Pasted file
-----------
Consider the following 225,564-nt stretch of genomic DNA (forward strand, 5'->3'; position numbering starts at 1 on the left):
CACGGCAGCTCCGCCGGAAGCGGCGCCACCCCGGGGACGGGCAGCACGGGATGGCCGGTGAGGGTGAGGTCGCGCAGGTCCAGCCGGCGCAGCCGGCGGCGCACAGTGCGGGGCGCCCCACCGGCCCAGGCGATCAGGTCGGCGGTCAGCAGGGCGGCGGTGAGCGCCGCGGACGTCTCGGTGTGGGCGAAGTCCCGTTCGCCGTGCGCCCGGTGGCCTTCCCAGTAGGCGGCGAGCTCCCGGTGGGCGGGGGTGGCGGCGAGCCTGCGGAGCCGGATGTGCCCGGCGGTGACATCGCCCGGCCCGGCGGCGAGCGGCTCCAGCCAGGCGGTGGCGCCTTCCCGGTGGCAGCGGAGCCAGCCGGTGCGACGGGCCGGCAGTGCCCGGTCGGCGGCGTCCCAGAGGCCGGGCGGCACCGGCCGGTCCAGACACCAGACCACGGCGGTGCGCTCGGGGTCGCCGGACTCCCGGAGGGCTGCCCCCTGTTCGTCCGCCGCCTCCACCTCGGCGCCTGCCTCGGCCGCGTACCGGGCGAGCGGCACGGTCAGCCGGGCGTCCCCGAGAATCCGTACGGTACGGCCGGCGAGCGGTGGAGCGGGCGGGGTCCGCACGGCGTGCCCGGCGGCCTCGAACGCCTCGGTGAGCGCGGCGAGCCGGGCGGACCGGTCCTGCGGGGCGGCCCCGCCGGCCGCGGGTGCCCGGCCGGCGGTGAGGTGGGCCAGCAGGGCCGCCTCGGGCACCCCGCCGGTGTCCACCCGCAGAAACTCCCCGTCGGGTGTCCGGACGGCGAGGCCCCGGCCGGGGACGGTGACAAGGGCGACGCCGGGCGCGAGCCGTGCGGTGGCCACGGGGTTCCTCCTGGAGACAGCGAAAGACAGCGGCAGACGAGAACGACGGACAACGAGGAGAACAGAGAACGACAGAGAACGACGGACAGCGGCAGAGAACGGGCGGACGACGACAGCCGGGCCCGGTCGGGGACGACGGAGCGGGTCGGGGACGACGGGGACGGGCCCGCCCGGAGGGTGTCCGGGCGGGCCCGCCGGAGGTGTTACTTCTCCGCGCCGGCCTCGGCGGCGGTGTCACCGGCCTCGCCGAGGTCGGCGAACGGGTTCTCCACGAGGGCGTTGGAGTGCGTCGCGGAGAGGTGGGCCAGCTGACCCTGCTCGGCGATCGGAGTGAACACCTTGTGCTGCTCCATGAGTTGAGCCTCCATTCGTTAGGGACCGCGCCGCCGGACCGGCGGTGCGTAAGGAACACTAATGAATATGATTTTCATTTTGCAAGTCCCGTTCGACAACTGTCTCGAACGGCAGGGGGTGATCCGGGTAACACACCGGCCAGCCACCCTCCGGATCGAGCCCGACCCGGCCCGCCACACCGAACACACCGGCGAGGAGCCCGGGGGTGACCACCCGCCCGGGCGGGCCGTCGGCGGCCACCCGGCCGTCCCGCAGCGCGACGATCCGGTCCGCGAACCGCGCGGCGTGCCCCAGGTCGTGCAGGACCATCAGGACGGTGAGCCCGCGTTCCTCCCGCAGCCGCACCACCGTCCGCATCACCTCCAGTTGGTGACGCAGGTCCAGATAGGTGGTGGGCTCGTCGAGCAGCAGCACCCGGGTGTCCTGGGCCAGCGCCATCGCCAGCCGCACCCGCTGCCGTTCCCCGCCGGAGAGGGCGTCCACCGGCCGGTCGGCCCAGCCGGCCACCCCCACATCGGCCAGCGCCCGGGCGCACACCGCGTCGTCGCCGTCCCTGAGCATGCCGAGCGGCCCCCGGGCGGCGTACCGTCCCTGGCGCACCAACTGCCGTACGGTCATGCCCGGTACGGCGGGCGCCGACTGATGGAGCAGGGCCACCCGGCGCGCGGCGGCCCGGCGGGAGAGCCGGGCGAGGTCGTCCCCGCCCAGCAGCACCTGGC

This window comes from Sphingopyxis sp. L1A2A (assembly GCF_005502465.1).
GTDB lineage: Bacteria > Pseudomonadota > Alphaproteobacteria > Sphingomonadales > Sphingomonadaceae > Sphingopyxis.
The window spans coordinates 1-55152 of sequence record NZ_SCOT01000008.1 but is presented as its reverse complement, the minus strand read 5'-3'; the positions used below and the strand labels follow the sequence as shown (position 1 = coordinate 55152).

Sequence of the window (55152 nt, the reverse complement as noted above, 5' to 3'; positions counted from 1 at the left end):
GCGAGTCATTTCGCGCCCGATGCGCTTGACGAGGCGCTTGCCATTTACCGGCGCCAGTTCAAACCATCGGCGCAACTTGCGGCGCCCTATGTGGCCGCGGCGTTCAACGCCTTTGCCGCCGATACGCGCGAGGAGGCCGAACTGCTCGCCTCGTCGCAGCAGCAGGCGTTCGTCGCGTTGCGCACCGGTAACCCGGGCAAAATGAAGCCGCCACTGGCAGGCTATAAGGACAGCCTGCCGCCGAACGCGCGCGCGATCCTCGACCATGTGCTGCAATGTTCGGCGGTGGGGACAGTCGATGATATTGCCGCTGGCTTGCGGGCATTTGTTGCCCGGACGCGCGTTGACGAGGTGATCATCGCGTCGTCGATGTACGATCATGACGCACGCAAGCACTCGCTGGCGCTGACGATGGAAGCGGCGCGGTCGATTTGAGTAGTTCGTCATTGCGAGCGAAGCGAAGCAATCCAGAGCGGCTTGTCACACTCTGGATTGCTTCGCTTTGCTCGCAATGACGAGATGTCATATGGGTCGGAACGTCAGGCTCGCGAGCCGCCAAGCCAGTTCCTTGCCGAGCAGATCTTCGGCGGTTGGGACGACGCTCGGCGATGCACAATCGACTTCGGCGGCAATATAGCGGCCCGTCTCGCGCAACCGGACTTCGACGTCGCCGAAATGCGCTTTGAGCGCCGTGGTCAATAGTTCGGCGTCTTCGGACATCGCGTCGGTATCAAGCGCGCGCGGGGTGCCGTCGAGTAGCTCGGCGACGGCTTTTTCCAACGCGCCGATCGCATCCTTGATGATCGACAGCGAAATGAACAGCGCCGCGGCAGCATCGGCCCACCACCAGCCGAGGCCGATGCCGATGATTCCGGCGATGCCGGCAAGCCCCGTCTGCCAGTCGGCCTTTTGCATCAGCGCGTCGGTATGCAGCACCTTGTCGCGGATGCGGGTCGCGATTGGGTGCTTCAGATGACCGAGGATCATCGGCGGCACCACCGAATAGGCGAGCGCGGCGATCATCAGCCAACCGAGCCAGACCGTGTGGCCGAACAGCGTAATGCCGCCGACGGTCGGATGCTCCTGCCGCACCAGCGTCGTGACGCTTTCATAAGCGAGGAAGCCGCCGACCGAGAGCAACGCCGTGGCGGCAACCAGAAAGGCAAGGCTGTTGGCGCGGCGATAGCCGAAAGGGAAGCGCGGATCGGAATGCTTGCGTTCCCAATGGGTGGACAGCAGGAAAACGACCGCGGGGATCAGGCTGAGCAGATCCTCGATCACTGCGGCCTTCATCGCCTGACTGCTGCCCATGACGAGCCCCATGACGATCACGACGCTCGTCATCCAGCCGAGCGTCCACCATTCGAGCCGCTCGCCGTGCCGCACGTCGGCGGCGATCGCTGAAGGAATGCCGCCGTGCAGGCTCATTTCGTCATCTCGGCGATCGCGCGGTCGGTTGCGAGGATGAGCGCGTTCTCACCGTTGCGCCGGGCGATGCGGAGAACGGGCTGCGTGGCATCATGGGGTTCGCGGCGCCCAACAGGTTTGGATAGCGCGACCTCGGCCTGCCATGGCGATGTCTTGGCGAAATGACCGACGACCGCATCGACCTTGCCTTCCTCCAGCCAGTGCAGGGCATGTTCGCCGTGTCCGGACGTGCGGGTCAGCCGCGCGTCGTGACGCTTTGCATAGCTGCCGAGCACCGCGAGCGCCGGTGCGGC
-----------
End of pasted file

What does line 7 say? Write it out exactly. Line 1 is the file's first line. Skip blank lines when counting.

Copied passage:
GCGAGTCATTTCGCGCCCGATGCGCTTGACGAGGCGCTTGCCATTTACCGGCGCCAGTTCAAACCATCGGCGCAACTTGCGGCGCCCTATGTGGCCGCGGCGTTCAACGCCTTTGCCGCCGATACGCGCGAGGAGGCCGAACTGCTCGCCTCGTCGCAGCAGCAGGCGTTCGTCGCGTTGCGCACCGGTAACCCGGGCAAAATGAAGCCGCCACTGGCAGGCTATAAGGACAGCCTGCCGCCGAACGCGCGCGCGATCCTCGACCATGTGCTGCAATGTTCGGCGGTGGGGACAGTCGATGATATTGCCGCTGGCTTGCGGGCATTTGTTGCCCGGACGCGCGTTGACGAGGTGATCATCGCGTCGTCGATGTACGATCATGACGCACGCAAGCACTCGCTGGCGCTGACGATGGAAGCGGCGCGGTCGATTTGAGTAGTTCGTCATTGCGAGCGAAGCGAAGCAATCCAGAGCGGCTTGTCACACTCTGGATTGCTTCGCTTTGCTCGCAATGACGAGATGTCATATGGGTCGGAACGTCAGGCTCGCGAGCCGCCAAGCCAGTTCCTTGCCGAGCAGATCTTCGGCGGTTGGGACGACGCTCGGCGATGCACAATCGACTTCGGCGGCAATATAGCGGCCCGTCTCGCGCAACCGGACTTCGACGTCGCCGAAATGCGCTTTGAGCGCCGTGGTCAATAGTTCGGCGTCTTCGGACATCGCGTCGGTATCAAGCGCGCGCGGGGTGCCGTCGAGTAGCTCGGCGACGGCTTTTTCCAACGCGCCGATCGCATCCTTGATGATCGACAGCGAAATGAACAGCGCCGCGGCAGCATCGGCCCACCACCAGCCGAGGCCGATGCCGATGATTCCGGCGATGCCGGCAAGCCCCGTCTGCCAGTCGGCCTTTTGCATCAGCGCGTCGGTATGCAGCACCTTGTCGCGGATGCGGGTCGCGATTGGGTGCTTCAGATGACCGAGGATCATCGGCGGCACCACCGAATAGGCGAGCGCGGCGATCATCAGCCAACCGAGCCAGACCGTGTGGCCGAACAGCGTAATGCCGCCGACGGTCGGATGCTCCTGCCGCACCAGCGTCGTGACGCTTTCATAAGCGAGGAAGCCGCCGACCGAGAGCAACGCCGTGGCGGCAACCAGAAAGGCAAGGCTGTTGGCGCGGCGATAGCCGAAAGGGAAGCGCGGATCGGAATGCTTGCGTTCCCAATGGGTGGACAGCAGGAAAACGACCGCGGGGATCAGGCTGAGCAGATCCTCGATCACTGCGGCCTTCATCGCCTGACTGCTGCCCATGACGAGCCCCATGACGATCACGACGCTCGTCATCCAGCCGAGCGTCCACCATTCGAGCCGCTCGCCGTGCCGCACGTCGGCGGCGATCGCTGAAGGAATGCCGCCGTGCAGGCTCATTTCGTCATCTCGGCGATCGCGCGGTCGGTTGCGAGGATGAGCGCGTTCTCACCGTTGCGCCGGGCGATGCGGAGAACGGGCTGCGTGGCATCATGGGGTTCGCGGCGCCCAACAGGTTTGGATAGCGCGACCTCGGCCTGCCATGGCGATGTCTTGGCGAAATGACCGACGACCGCATCGACCTTGCCTTCCTCCAGCCAGTGCAGGGCATGTTCGCCGTGTCCGGACGTGCGGGTCAGCCGCGCGTCGTGACGCTTTGCATAGCTGCCGAGCACCGCGAGCGCCGGTGCGGC